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This week I want to talk about political protests. I was at the state Capitol earlier this year, on the last night of the last day of the 2011 legislative session, when out of nowhere about a hundred aging hippies and University of Utah students showed up chanting and marching and banging drums in protest over the passage of the GRAMA bill. The display was more than annoying; in my mind it was embarrassing. Even more so, it was irrelevant.

The GRAMA bill was eventually vetoed, giving protesters the idea that their public display had some effect, but more rational minds knew that the most effective opposition to GRAMA came from voices the protesters refer to as “insiders” or “the establishment.” Constructive political influence in Utah comes from people who are both influential and constructive. The angry mobs rarely have influence and, if they do at all, it’s fleeting.

I was reminded again of this reality yesterday as the Legislature was berated by Utah’s whiny progressives over the hot-button issue of redistricting. When will people learn that by the time the Legislature is in a special session, the issue – whatever the issue – has already been settled? And yet, there they were, the protesters, angry and inflamed that some injustice had occurred, behaving as if representative democracy had been turned over to the Third Reich. Salt Lake County Mayor Peter Corroon actually stated, “This [process] is downright rigged and everybody knows it.” He called it “un-American.”

Democrats wonder why they’re constantly on the short end of the stick. That’s why. They say things like that. There’s little difference between those kinds of statements uttered by Democratic faithful and anything crazy uttered by political fringe groups. Un-American? A public process that’s been more transparent than any other redistricting process in recent memory? A process that created a public web site where anyone could submit a redistricting plan? A process that actually chose a plan submitted by a citizen from Logan? A process that ended with all but one member of the House of Representatives agreeing on a plan? That’s “un-American”?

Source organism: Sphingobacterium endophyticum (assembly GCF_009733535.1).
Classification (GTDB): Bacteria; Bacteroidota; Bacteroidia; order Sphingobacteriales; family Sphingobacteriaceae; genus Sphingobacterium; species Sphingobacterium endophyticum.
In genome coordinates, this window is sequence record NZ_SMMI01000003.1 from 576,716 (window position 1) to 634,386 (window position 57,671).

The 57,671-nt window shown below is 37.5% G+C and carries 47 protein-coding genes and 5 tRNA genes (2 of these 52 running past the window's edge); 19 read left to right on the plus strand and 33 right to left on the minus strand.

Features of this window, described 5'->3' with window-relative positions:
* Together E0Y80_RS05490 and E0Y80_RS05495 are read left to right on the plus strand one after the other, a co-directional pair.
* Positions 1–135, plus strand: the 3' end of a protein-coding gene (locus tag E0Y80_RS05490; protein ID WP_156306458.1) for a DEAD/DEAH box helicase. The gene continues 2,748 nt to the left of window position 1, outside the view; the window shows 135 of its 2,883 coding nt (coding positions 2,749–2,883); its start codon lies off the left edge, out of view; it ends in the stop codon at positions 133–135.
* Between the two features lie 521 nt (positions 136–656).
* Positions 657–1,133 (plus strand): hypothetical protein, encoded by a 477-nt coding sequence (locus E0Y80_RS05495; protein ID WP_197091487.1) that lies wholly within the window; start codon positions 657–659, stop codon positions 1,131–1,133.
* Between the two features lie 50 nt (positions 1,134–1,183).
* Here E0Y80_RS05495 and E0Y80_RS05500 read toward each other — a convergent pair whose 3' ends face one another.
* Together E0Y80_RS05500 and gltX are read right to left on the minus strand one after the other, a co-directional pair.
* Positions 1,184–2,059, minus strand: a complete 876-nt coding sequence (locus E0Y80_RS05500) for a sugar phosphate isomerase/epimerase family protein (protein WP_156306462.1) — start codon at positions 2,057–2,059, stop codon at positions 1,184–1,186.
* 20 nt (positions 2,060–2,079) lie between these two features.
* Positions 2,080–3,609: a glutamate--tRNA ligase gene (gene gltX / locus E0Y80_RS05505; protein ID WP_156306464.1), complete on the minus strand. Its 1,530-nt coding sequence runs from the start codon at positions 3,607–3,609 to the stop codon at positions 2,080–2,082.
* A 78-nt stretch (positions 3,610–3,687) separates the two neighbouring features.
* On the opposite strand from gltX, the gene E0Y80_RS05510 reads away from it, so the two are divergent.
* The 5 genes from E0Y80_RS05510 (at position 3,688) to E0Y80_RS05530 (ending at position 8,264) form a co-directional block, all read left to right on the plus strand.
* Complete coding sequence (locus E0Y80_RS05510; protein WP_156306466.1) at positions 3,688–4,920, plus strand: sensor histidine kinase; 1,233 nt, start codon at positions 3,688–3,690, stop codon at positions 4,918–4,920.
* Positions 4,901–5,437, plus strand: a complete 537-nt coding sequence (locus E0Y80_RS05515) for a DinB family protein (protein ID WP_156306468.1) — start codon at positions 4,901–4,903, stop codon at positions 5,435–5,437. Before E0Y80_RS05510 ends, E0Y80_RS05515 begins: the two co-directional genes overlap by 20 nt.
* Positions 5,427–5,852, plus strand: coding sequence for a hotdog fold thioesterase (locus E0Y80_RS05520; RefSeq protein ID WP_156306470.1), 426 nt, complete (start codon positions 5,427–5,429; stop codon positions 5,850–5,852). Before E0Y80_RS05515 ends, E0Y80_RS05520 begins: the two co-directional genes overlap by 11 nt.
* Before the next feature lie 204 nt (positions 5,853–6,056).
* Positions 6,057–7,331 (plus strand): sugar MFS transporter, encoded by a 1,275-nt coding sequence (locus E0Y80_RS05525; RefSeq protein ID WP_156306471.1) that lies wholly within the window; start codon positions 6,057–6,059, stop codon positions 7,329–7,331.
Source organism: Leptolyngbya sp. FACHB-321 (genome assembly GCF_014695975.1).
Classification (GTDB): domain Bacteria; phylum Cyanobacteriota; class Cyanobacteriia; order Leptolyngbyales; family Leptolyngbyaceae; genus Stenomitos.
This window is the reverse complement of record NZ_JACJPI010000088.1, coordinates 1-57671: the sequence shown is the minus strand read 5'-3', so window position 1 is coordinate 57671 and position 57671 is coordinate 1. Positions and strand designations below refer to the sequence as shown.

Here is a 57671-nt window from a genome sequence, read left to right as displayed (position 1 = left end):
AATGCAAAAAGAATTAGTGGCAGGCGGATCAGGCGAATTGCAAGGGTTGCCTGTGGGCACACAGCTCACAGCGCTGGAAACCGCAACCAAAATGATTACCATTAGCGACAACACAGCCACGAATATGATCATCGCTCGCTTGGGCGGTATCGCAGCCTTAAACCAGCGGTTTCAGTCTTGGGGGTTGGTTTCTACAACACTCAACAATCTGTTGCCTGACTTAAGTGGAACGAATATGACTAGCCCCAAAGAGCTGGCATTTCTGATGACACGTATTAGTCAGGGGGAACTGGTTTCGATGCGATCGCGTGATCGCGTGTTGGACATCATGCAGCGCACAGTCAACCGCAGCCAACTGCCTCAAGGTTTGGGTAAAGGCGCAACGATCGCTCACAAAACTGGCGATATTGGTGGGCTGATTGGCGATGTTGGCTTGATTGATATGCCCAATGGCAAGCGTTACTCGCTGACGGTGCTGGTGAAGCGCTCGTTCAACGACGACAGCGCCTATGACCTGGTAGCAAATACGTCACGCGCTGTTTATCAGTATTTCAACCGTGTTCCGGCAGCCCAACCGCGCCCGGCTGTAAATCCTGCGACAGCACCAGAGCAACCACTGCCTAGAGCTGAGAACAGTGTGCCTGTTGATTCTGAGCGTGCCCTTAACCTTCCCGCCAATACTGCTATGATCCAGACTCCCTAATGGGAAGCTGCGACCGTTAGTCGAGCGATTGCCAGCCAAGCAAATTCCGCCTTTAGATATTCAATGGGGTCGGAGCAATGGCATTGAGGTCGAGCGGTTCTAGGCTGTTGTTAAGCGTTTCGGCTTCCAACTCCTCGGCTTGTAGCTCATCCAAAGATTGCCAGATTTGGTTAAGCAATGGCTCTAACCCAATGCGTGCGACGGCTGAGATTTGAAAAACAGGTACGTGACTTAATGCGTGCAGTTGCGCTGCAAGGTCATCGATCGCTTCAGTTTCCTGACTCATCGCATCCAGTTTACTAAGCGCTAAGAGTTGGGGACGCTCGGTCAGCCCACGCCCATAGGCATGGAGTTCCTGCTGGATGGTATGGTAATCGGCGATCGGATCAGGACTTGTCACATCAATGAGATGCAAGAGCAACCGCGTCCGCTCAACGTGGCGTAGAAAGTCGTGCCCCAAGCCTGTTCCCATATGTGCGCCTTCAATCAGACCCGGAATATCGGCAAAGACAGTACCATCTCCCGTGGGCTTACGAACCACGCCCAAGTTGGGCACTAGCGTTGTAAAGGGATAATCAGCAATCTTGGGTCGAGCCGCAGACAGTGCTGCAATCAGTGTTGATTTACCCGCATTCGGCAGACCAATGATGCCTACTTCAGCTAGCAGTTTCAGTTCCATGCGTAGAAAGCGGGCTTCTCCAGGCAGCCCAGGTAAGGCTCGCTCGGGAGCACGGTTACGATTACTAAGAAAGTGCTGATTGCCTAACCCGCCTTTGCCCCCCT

And now the angry mob is looking to file a lawsuit to stop representative democracy from working. What they can’t do through public opinion and at the ballot box, they seek to do through unelected judges, which will only have the effect of making these critics even more irrelevant in Utah.

In the face of these threatened lawsuits, House Speaker Becky Lockhart wrote last week,

It’s been disappointing, though perhaps not surprising, to hear of the planned lawsuits over a redistricting effort that is not only incomplete, but has been the most open and inclusive in Utah’s history.

The legal maneuvering comes from those who want us to break the basic laws of mathematics and the political will of the people of Utah. They think they shouldn’t have to face the same realities everyone else will. They’ve decided to attempt to achieve through the courts what cannot be attained through the duly elected representatives of the people. …

Their talk is cheap. Their threats are opportunistic. Their verbal bomb-throwing is meant to obscure the reality of a fair process. …

If the naysayers think they’ve got themselves a lawsuit after that, there’s really only one thing left to say: Bring it on.

To which I say, Amen.

For Sutherland Institute, I’m Paul Mero.

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